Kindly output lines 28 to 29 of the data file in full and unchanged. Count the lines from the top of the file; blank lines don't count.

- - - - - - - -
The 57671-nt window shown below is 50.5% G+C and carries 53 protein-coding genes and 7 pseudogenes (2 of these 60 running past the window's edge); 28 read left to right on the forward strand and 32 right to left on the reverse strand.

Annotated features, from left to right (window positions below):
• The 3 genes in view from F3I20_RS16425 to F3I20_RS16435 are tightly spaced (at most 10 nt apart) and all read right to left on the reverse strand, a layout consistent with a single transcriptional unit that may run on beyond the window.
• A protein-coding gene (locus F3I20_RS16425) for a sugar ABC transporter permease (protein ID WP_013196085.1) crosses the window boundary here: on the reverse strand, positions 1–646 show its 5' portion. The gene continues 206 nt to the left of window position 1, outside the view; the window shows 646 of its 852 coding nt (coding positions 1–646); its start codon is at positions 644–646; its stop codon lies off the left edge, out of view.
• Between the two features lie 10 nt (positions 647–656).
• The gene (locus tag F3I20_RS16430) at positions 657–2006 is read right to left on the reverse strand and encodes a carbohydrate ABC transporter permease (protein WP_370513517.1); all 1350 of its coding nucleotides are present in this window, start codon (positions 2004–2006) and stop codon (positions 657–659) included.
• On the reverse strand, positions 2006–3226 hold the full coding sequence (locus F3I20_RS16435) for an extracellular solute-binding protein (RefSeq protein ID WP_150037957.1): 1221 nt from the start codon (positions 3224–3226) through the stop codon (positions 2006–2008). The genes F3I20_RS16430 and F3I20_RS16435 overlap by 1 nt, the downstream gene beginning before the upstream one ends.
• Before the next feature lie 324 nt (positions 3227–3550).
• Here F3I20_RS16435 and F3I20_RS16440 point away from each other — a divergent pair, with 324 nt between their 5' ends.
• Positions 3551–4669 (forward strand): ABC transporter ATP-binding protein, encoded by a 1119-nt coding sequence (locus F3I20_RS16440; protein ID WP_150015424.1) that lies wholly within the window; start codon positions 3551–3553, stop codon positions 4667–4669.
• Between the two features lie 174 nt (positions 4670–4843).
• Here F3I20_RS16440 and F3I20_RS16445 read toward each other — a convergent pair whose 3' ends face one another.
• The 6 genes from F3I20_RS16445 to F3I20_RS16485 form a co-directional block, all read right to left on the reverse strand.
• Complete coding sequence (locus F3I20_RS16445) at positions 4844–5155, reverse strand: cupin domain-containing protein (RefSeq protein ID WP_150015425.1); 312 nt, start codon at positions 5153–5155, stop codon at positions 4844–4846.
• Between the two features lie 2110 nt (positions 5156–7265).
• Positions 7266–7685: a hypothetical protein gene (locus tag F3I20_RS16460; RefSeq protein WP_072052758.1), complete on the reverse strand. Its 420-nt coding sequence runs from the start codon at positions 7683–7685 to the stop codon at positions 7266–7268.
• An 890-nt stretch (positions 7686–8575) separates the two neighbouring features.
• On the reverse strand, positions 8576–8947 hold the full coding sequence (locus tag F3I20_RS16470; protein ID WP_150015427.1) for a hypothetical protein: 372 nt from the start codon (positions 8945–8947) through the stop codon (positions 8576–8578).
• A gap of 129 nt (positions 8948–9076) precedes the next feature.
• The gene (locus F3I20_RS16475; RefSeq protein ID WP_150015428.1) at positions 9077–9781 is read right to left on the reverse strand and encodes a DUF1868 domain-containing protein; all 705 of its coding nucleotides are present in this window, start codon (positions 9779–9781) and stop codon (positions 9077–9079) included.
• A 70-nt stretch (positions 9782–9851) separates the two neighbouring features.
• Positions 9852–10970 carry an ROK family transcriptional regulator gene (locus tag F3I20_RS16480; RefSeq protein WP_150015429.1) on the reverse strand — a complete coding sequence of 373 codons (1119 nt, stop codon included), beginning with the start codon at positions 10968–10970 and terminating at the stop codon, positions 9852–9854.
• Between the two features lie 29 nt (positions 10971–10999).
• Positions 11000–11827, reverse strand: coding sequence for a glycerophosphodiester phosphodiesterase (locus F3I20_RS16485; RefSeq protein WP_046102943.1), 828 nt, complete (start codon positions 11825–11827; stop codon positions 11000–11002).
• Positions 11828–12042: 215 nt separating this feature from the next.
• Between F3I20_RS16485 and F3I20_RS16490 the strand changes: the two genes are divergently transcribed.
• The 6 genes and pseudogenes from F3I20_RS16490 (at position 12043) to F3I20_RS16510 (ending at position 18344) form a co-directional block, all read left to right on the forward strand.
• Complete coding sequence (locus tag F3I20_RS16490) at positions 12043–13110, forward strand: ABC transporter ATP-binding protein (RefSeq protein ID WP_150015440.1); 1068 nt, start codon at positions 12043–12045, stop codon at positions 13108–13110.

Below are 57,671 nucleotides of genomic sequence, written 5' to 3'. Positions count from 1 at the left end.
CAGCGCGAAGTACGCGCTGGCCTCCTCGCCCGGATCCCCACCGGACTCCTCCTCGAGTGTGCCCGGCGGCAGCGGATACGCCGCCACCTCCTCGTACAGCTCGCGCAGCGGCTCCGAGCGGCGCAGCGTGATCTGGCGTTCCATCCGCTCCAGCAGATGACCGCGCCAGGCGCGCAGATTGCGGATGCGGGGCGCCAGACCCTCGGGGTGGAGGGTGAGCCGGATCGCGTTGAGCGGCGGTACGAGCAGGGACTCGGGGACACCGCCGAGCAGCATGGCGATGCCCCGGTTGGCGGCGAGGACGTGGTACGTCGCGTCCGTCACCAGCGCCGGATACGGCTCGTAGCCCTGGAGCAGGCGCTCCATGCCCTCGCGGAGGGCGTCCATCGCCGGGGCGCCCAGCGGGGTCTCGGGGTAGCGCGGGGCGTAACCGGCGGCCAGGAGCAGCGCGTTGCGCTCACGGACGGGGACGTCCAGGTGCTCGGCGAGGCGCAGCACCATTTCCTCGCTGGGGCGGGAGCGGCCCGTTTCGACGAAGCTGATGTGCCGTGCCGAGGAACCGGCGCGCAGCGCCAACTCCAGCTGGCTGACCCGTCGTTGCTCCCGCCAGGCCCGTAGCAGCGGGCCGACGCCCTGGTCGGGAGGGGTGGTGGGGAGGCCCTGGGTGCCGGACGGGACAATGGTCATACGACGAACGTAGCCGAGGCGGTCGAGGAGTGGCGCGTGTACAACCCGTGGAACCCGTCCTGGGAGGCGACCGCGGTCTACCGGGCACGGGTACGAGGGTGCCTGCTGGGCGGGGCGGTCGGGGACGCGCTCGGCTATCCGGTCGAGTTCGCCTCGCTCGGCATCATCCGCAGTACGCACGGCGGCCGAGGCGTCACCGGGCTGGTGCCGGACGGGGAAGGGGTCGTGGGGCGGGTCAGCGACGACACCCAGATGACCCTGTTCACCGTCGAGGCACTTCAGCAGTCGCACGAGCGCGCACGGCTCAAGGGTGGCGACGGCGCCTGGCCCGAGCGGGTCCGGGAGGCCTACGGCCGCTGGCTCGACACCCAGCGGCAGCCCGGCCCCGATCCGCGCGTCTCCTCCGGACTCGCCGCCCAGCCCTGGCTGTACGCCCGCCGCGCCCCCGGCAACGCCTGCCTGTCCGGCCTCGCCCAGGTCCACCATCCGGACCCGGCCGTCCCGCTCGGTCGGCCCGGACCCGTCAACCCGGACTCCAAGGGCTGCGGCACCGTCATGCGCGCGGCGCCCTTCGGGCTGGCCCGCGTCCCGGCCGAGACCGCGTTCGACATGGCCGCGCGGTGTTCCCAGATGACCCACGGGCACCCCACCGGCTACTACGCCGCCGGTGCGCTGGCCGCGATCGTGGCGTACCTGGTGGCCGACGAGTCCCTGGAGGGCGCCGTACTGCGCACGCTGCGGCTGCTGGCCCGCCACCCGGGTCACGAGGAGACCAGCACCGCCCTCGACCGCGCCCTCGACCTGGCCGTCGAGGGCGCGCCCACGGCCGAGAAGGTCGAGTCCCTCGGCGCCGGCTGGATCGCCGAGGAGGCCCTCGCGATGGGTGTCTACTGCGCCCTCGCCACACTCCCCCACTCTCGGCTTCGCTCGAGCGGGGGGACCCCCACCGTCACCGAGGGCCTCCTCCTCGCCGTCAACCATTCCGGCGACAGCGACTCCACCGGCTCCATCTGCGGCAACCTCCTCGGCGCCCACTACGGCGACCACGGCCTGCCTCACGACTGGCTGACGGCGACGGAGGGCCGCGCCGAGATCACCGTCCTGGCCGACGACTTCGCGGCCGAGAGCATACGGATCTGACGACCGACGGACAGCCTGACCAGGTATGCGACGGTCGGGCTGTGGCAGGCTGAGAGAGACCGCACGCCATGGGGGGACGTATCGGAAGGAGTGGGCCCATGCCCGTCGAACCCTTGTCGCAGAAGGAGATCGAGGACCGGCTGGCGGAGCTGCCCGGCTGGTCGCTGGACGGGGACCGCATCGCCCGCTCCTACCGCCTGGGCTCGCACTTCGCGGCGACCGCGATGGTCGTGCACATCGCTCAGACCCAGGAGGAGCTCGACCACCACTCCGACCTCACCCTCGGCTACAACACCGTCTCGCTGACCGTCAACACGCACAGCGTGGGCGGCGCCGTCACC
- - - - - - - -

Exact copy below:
• Complete coding sequence (locus tag F3I20_RS16490) at positions 12043–13110, forward strand: ABC transporter ATP-binding protein (RefSeq protein ID WP_150015440.1); 1068 nt, start codon at positions 12043–12045, stop codon at positions 13108–13110.

Below are 57,671 nucleotides of genomic sequence, written 5' to 3'. Positions count from 1 at the left end.